Entries are due November 14, 2019
Due to the snow day we are extending the due date for entries until November 14, 2019
Given the important role Native Americans have played in Maine history, and their ongoing contributions to our state’s economy and way of life, the Secretary of State's Office is pleased to continue our Maine Native American History & Culture Essay Contest.
Open to students in Maine middle and high schools, this contest calls on students to explore at least one aspect of Maine Native American history, and then to write an essay of between 500-1000 words. Topics may include, but are not limited to, the history of Native American diplomacy, relations between the tribes, relations with European settlers, aspects of Native American economics, the migrations of Native American peoples or effects of treaties with European settlers.
Maine law (MRSA 20-A Sec. 4706) provides opportunities for Maine students to learn about Maine's Native Americans. This essay competition is designed to give students an opportunity to share and showcase what they've learned in a fascinating area of study.
Essays are reviewed by a panel of judges, who will select a winner and runner up in both the middle and high school categories. Both winners and his or her class will be invited to be the Secretary of State's guest for a day in Augusta.
Students will tour the State House, the State Museum, and the State Archives--where they will be able to view Maine's original treaties with Native peoples and original field books of the early European explorers. These documents are kept in our vaults at the Archives and are rarely viewed. Precious records of this kind are not usually available to the general public, so this is a very special opportunity.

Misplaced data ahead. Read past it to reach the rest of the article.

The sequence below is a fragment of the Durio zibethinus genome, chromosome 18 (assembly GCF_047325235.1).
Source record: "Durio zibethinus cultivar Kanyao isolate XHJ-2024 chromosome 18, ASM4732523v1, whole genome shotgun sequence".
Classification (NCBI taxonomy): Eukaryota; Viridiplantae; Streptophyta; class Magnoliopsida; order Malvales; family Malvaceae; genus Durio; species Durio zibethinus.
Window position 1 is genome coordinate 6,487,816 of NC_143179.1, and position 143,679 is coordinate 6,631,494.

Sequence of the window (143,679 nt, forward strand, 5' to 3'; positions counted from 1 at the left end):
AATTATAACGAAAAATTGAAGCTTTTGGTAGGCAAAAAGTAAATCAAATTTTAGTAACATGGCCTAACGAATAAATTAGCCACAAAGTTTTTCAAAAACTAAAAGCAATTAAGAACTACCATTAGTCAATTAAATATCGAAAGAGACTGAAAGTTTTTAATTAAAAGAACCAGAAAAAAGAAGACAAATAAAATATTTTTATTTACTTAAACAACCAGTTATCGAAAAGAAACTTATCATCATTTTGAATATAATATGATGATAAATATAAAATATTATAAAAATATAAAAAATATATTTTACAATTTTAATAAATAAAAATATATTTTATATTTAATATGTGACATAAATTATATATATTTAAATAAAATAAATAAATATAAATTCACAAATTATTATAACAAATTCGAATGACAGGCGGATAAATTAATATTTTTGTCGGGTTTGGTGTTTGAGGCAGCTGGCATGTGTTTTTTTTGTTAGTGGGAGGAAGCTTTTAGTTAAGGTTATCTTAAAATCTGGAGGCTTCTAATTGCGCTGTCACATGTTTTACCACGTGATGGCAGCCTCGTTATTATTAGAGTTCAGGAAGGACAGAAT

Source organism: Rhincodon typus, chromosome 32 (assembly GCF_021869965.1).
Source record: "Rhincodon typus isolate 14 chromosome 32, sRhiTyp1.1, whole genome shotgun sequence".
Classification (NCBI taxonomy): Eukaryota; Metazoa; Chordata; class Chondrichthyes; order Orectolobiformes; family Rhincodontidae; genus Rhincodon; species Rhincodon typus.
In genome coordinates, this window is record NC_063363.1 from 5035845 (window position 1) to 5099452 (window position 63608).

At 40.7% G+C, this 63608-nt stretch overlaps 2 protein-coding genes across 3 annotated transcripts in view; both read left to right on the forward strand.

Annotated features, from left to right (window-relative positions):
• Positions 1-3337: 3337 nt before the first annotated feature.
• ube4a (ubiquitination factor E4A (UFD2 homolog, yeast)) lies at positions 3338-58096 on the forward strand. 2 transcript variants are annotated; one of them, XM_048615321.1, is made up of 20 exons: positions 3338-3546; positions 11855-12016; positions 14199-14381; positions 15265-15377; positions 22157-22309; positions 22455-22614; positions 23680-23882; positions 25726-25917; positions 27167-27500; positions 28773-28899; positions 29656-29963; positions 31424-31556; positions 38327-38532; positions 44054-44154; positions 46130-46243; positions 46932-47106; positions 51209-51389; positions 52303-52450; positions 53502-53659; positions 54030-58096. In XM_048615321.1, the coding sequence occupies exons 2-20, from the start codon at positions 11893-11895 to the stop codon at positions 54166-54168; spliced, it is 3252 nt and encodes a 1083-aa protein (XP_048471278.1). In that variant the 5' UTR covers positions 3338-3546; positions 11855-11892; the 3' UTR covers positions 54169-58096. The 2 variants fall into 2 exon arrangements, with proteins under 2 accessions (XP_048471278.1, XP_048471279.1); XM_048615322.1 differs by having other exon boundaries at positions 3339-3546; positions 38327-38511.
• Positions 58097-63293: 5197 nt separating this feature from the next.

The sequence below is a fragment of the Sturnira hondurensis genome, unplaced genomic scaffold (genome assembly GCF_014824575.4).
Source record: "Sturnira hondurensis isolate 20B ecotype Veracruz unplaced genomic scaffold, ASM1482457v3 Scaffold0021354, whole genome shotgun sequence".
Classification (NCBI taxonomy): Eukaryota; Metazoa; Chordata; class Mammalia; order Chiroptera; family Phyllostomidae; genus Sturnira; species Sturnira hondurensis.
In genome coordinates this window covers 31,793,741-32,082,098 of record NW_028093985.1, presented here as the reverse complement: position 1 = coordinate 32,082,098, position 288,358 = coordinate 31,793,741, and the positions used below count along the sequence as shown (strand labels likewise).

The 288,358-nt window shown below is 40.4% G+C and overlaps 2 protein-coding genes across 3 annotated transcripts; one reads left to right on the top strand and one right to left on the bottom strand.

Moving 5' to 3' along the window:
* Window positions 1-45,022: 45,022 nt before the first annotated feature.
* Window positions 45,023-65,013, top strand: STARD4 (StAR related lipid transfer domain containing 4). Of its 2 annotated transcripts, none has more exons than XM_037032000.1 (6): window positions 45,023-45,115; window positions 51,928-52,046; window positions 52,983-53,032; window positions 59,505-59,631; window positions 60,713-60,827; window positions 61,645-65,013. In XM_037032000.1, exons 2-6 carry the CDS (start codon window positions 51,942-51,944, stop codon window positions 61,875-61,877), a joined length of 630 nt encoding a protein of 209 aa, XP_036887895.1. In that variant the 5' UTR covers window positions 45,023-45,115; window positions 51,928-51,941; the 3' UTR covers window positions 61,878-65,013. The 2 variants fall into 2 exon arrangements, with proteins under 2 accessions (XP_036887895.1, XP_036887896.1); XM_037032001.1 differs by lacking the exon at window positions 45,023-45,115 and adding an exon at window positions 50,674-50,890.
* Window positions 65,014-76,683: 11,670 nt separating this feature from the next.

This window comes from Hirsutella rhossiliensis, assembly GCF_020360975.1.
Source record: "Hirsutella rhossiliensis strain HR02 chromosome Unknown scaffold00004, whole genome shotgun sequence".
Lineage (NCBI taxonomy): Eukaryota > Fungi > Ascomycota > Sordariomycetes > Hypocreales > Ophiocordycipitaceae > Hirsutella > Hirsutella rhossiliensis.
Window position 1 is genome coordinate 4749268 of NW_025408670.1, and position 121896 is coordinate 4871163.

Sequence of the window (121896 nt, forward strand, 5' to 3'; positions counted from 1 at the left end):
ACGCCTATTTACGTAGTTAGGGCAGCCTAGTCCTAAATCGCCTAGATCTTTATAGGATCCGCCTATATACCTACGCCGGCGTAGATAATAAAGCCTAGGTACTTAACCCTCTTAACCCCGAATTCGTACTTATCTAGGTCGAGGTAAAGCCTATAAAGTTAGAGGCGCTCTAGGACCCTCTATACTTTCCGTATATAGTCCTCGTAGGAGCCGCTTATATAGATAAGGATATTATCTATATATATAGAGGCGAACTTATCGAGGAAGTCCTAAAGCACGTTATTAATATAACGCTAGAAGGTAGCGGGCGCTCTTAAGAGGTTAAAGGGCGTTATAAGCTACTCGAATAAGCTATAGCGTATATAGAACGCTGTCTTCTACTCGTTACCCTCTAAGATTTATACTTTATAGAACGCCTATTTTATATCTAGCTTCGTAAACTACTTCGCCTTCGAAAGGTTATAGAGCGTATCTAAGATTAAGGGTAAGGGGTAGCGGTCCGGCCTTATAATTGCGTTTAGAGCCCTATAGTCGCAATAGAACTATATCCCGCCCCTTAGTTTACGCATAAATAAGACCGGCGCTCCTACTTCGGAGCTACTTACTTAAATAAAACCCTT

Comment from a winning classroom teacher:
We have included this contest in our plans for several years now. Since L.D. 291 states that Maine Native American history and culture be taught in all elementary and secondary schools, why not incorporate this essay contest into lesson plans?
Thank you for a great day at the State Capitol, museum, and archives. Thank you for sponsoring this contest every year. We have included this contest in our plans for several years now. Since L.D. 291 states that Maine Native American history and culture be taught in all elementary and secondary schools, why not incorporate this essay contest into lesson plans? Our students research Maine Native American history and culture, and can focus on an aspect of that culture that is interesting to them. It's a win-win--the students learn about Maine Native Americans, improve their research, writing, and revising skills, and have a chance to have their work recognized by the Secretary of State. It's a great opportunity and motivator. ~ Helen Williams, Windsor Elementary School
- Open to students in Maine middle and high schools, grades 6-12.
- Topic should explore Maine Native American History
- Essays should be between 500-1,000 words, typed and double-spaced.
- A registration form should accompany each essay or group of essays and can be mailed to the address listed on the form or submitted by email to email@example.com .
- Essay entries for an entire class may be submitted with one registration form; however, each entry must be clearly marked with the student's name, teacher and contact name, grade and school.
- Entries are due on November 12, 2019
- Essays will be reviewed by a panel of judges, who will select a winner in both the middle school (grades 6-8) and high school (grades 9-12) categories.
Representatives from the Passamaquoddy Tribe and the Penoscot Nation serve in the Maine Legislature and represent their constituency in Augusta. For more information or to contact a Tribal Representative, please select one of the links below.
Representative Rena D. Newell - Passamaquoddy Tribe